Useful Substances from Crude Oil

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  • Created by: Hope
  • Created on: 09-06-13 14:19

Cracking

Fractions that areproduced by the distillation of crude oil can go through a process called cracking, a chemical reaction which produces smaller hydrocarbons, including alkanes and alkenes. Ethene and other alkenes are unsaturated hydrocarbons and can  be used to make polymers.

 

  • Fuels made from oil mixtures containing large hydrocarbon molecules are not efficent: they do not flow easily and are difficult to ignite.
  • Crude oil often contains to many large hydrocarbon molecules and not enough small hydrocarbon molecules to meet demand. This is where cracking comes in.
  • Cracking allows large hydrocarbon molecules to be broken down inot smaller more useful hydrocarbon molecules.
  • Fractions containg large hyrdocrabon molecules are heated to vaporise them. They are then either: Passed over a hot catalyst or, mixed with steam and heated to a very high temperature

These processes break chemical bonds in the molecules, causing thermal decomposition reactions. Cracking produces smaller alkanes and alkenes (another type of hydrocarbon) Some of the smaller hydrocarbons formed by cracking are used as fuels, and the alkanes are used to make polymers in plastic manufacture

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Alkenes

The products of cracking include alekens (for example ethene and propene) The alkenes are a family of hydrocrabons that share the same general formula: CnH2n  The general formula means that the number of hydrogen atoms in an alkene is double the number of carbon atoms. For example thene is C2H4 and propene is C3H6. Alkene molecules can be represented by displayed formulas in which each atom is shown as its symbol (C or H) and the chemical bonds between them by a straight line 

Ethene= (http://www.bbc.co.uk/schools/gcsebitesize/science/images/ethene_chem_struc.gif)     (http://www.bbc.co.uk/schools/gcsebitesize/science/images/ethene_model.gif)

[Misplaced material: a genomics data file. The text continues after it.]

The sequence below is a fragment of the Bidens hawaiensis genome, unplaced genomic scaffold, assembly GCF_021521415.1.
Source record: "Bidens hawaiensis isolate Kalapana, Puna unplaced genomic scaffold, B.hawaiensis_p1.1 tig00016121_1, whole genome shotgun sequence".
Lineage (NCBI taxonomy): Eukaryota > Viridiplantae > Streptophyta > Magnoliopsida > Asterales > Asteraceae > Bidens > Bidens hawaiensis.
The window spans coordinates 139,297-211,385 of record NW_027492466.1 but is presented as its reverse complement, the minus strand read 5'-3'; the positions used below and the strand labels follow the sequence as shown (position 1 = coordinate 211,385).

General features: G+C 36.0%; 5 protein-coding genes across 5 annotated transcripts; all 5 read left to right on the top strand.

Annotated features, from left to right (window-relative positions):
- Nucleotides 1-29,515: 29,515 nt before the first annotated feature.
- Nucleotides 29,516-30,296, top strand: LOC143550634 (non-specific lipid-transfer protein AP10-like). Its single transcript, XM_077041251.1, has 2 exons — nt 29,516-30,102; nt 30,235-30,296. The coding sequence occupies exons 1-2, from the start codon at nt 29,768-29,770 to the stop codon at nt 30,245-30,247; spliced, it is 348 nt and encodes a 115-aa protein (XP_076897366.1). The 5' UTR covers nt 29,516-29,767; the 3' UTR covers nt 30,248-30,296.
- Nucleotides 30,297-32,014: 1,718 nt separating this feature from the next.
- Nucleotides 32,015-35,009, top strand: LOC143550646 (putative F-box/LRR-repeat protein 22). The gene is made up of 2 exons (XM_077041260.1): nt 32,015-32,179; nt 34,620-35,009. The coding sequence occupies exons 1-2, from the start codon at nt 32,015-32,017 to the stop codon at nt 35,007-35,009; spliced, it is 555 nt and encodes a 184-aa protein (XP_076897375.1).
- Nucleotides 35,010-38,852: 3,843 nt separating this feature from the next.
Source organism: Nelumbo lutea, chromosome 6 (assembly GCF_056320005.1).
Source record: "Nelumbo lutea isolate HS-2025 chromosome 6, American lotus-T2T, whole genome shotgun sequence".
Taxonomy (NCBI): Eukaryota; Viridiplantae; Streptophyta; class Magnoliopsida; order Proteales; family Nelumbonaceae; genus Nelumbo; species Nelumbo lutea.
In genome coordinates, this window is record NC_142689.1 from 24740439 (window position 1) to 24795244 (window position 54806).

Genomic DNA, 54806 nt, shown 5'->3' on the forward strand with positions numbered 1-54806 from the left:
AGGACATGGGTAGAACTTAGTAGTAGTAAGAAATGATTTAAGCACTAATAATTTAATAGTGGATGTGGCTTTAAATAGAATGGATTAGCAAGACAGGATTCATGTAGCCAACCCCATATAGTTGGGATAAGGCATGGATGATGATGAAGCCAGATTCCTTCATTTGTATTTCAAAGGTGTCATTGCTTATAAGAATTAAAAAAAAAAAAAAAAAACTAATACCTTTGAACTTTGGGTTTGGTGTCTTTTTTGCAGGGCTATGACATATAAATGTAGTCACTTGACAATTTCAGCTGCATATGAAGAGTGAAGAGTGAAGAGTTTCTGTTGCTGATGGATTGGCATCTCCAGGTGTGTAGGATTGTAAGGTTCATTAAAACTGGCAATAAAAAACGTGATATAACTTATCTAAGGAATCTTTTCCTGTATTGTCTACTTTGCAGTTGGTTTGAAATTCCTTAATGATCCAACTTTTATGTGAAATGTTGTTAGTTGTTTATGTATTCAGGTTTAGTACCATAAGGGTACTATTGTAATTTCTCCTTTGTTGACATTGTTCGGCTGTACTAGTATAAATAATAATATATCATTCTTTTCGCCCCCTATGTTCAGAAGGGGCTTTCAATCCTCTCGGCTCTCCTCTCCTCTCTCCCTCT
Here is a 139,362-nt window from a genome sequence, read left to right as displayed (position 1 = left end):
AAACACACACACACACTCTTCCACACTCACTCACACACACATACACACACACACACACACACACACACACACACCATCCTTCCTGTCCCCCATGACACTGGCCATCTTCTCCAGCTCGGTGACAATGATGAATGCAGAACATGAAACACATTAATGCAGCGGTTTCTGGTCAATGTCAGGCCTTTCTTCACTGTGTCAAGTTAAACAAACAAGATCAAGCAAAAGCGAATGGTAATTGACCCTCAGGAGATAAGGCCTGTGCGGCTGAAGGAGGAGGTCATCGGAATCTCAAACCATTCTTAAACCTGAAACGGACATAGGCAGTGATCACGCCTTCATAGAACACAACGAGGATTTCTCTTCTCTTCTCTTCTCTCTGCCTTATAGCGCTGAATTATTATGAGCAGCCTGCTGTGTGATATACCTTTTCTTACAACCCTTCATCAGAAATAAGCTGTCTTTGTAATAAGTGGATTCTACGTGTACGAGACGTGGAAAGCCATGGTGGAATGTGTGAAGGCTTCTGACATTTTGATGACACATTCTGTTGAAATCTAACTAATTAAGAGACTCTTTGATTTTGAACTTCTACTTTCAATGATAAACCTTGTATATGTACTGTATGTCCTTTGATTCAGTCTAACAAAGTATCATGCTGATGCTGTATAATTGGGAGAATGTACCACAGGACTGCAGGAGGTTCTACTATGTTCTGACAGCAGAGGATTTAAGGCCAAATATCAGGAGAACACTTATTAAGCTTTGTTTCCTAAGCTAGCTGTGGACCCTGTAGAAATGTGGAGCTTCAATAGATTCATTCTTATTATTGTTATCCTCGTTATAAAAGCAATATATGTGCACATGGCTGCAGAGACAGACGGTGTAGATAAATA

Propene=     (http://www.bbc.co.uk/schools/gcsebitesize/science/images/propene_chem_struc.gif)     (http://www.bbc.co.uk/schools/gcsebitesize/science/images/propene_model.gif)

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Alkenes

The products of cracking include alekens (for example ethene and propene) The alkenes are a family of hydrocrabons that share the same general formula: CnH2n  The general formula means that the number of hydrogen atoms in an alkene is double the number of carbon atoms. For example thene is C2H4 and propene is C3H6. Alkene molecules can be represented by displayed formulas in which each atom is shown as its symbol (C or H) and the chemical bonds between them by a straight line 

Ethene= (http://www.bbc.co.uk/schools/gcsebitesize/science/images/ethene_chem_struc.gif)     (http://www.bbc.co.uk/schools/gcsebitesize/science/images/ethene_model.gif)

Propene=     (http://www.bbc.co.uk/schools/gcsebitesize/science/images/propene_chem_struc.gif)     (http://www.bbc.co.uk/schools/gcsebitesize/science/images/propene_model.gif)

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Alkenes 2

Alkenes are unsaturated hydrocarbons. They contain a double covalent bond, which is shown as two lines between two of the cabron atoms. The presence of this double bond allows alkenes to react in ways that alkanes cannot .

They can react with oxygen in the air, so they could be used as fuels. But they are more useful than that; they can be used to make ethanol and polymers - two crucial products in today's world.

Testing for unsaturation

Bromine water is dilute solution of bromine, normally orange-brown in colour. It becomes colourless when shaken with an alkene, but its colour remains the same when it is shaken with alkanes.

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